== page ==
PM's wife: 'I told you not to trust Yanis, Alexis!'

Betty Batziana would rather be friends with ordinary mums she meets at kids’ parties in Kypseli than socialite Danae Stratou and her narcissist husband!

Prime Minister Alexis Tsipras and former finance minister Yanis Varoufakis were regulars at a taverna on the isle of Aegina for two years, where the latter’s wife inherited a nice holiday home, pool included. So it was in April 2015 that the two men met again, clinking beer glasses in the name of their political collaboration and whatever budding friendship.

They were not alone. Seated beside Yanis was artist Danae Stratou, the dazzling blonde wife of a man dubbed — often by his own publisher’s PR firm — as the ‘rock star minister’, and the woman rumored to have inspired the song “Common People”.

Peristera (Betty) Batziana was missing – as usual – for obvious reasons. She is the mother of two young children with family obligations, giving her the perfect excuse to avoid politically tinged social gatherings.

Greece’s first lady, however, which the media claims is the woman who ‘radicalized’ the current premier in his youth, has surprisingly never participated in contacts between Varoufakis and Stratou with her husband. Rather than stay at Stratou’s villa, the couple stayed at more modest lodgings of senior SYRIZA minister Alekos Flambouraris.

Batziana’s friends are miles away from the circles of power, with her closest confidants being mainly women she met through her children – ordinary mothers. Unlike Stratou, Batziana views social gatherings as something of a chore. As a couple, the Tsipras and Batziana are world’s apart from Varoufakis and Stratou, in both interest and style.

Not once did the PM’s wife accompany him on outings with Varoufakis, and on official gatherings she chose “the little black dress”, preferring to draw attention away from herself. Betty Batziana is a woman of very few words, preferring whatever actions. People who know her say she is the “male mind of the family”, not one to fly into the clouds and always suspicious of people making big promises that aren’t backed by actions — something critics often say of the current ruling party.

The third bailout dropped on Harmony Street, in the central Athens district of Kypseli, like a huge “political bomb”. If whatever media reports are to be believed, Batziana chose to swallow the latest memorandum as a realist and tells friends: “Alexis is decided on changing many things though nobody may believe it; he will be the first to fight corruption like nobody has until now.”


She silently blames the “apolitical” Varoufakis for the nasty turn in Greece’s negotiations with creditors. She was never a huge fan of the flamboyant economist and visiting professor in the same way her husband was. When in Aegina, she avoided meetings with the couple, and those who knew her were aware that there was a deeper reason than the need to be with her children. There was always a strange distance caused by political differences between her and Varoufakis, although few apparently know what these differences are.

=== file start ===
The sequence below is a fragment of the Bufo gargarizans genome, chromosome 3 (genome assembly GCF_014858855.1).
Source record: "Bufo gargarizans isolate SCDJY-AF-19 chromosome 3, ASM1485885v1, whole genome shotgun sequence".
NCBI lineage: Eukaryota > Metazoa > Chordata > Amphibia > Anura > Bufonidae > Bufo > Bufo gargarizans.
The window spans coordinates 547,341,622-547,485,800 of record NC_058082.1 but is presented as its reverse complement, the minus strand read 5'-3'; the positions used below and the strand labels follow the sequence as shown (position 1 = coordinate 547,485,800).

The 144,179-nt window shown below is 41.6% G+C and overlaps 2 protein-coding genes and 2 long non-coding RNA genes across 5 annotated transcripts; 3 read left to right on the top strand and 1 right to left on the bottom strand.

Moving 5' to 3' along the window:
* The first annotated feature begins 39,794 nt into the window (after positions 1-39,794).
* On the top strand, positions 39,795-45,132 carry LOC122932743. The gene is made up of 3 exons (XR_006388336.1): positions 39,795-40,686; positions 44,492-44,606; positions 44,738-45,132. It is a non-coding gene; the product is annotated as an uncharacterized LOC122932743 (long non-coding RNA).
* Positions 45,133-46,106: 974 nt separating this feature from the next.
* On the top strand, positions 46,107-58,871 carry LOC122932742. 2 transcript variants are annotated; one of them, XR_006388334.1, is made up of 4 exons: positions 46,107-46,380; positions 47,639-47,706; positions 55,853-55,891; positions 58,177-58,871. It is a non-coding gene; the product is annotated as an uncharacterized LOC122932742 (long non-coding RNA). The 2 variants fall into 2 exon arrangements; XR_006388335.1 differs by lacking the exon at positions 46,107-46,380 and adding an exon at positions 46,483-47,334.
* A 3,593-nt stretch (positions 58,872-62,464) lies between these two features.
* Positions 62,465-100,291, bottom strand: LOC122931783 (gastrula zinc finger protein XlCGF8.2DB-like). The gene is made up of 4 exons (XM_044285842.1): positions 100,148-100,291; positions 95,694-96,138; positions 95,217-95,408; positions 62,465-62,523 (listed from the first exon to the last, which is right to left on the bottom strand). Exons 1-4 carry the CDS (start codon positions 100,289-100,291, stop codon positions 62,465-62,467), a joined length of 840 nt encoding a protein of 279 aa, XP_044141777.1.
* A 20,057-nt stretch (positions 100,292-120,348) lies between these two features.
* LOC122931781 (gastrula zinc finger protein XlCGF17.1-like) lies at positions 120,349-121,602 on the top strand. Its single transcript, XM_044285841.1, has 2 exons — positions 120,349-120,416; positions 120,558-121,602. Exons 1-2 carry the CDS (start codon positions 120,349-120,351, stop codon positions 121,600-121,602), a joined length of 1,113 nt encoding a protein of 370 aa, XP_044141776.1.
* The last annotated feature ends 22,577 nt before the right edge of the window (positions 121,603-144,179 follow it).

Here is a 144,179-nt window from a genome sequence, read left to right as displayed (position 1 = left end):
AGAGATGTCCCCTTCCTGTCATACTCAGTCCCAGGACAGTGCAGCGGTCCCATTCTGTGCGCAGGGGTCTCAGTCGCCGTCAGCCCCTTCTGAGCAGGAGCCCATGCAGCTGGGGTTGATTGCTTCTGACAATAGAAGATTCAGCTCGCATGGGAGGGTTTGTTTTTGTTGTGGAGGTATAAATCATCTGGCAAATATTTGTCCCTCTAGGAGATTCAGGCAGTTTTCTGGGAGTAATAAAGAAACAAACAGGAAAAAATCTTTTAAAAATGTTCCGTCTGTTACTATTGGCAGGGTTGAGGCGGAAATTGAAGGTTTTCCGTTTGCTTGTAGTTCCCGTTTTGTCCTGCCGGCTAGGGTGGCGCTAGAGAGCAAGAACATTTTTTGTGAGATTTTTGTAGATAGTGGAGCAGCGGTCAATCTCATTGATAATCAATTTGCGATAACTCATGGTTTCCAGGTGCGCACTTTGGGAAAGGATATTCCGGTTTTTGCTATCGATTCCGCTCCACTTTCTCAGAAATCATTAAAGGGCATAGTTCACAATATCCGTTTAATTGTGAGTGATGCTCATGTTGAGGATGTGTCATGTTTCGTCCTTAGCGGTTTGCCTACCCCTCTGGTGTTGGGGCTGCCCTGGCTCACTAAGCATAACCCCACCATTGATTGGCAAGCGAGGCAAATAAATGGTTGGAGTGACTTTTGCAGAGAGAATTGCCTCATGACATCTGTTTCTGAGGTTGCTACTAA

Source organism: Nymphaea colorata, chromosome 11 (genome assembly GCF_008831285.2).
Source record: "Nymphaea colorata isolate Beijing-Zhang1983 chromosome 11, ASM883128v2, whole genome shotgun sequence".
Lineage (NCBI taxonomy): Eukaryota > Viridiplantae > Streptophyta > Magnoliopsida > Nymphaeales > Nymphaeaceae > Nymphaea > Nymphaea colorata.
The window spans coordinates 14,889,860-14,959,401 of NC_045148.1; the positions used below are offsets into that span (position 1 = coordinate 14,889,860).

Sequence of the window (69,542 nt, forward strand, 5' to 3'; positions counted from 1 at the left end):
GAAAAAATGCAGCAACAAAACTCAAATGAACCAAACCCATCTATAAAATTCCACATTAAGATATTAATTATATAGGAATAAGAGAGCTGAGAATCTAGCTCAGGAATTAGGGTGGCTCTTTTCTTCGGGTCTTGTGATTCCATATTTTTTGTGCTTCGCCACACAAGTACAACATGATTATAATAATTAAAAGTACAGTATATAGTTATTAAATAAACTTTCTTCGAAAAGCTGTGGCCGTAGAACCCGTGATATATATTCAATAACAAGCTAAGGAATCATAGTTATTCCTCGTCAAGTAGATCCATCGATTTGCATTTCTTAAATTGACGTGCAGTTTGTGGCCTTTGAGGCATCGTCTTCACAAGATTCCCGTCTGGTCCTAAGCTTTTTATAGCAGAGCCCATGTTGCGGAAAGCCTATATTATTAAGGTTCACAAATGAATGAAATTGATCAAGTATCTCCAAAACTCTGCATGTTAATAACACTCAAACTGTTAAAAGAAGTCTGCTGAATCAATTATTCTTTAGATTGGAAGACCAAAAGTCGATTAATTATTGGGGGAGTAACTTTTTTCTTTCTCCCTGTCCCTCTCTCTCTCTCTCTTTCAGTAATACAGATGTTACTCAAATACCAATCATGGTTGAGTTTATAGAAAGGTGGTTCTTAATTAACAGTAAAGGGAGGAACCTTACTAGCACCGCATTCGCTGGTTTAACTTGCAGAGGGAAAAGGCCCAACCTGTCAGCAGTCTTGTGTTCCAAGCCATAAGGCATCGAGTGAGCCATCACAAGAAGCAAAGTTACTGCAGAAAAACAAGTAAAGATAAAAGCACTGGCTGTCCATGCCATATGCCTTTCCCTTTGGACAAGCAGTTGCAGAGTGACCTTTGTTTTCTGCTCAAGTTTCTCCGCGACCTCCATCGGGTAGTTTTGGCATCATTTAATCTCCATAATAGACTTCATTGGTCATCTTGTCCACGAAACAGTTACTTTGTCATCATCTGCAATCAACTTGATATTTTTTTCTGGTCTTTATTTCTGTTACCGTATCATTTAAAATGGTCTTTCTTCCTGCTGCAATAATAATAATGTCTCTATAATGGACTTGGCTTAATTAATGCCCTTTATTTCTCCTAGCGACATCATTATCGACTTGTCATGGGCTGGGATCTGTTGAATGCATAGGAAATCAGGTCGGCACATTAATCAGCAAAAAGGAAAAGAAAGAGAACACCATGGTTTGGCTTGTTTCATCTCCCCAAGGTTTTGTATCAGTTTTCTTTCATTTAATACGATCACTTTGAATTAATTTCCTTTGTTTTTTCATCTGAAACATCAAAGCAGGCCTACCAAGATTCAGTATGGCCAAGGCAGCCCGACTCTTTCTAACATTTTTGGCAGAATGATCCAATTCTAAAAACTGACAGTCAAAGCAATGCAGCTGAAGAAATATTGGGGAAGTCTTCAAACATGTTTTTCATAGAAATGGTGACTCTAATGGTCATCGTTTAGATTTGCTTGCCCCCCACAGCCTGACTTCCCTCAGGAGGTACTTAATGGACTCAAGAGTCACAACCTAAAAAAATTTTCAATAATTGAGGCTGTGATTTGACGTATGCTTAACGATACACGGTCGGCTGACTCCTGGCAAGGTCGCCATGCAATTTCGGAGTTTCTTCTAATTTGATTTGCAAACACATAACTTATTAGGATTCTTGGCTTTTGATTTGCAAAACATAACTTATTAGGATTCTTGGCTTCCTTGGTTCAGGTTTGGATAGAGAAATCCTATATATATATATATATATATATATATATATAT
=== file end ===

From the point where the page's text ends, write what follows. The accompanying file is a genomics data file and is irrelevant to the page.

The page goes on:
Batziana was also bothered by Varoufakis’ alleged narcissism. It wasn’t just the tight shirts and red lines on his jackets that bothered her, but the need for Yanis always stand out from the crowd and draw attention to himself.

The turning point for the worst came when the Varoufakis’ couple were spotted enjoying strolls on the shores of Lake Como chased by paparazzi, and on the sidelines of a business conference in northern Italy. It was at this moment that she realized that Varoufakis was seriously harming SYRIZA’s image, or so reports claim.


During their joint trip to Paris, the two wives did not sit near each other on the plane. Mrs. Tsipras stayed at the hotel, while socialite Stratou — an industrialist’s daughter — posted photos of herself shopping carefree in Paris on Instagram.

The final blow came with the Paris Match lifestyle magazine photo expose. That was when much of SYRIZA – not just Batziana – realized that Varoufakis was tarnishing the radical leftist party’s reputation. Of course, Yanis’ popularity remained high amongst SYRIZA voters, but then again, phrases about opinions are ageless.

Varoufakis’ attraction to Tsipras as a valuable mentor was never the same for Batziana. She could see the points worth admiring but was never totally swayed. Tsipras, however, was apparently charmed because he felt “trapped” between State Minister Nikos Pappas and reserved but very well-regarded Giannis Dragasakis, a veteran Greek leftist. Tsipras ostensibly needed the “erratic Marxist” because he was not from SYRIZA’s inner core.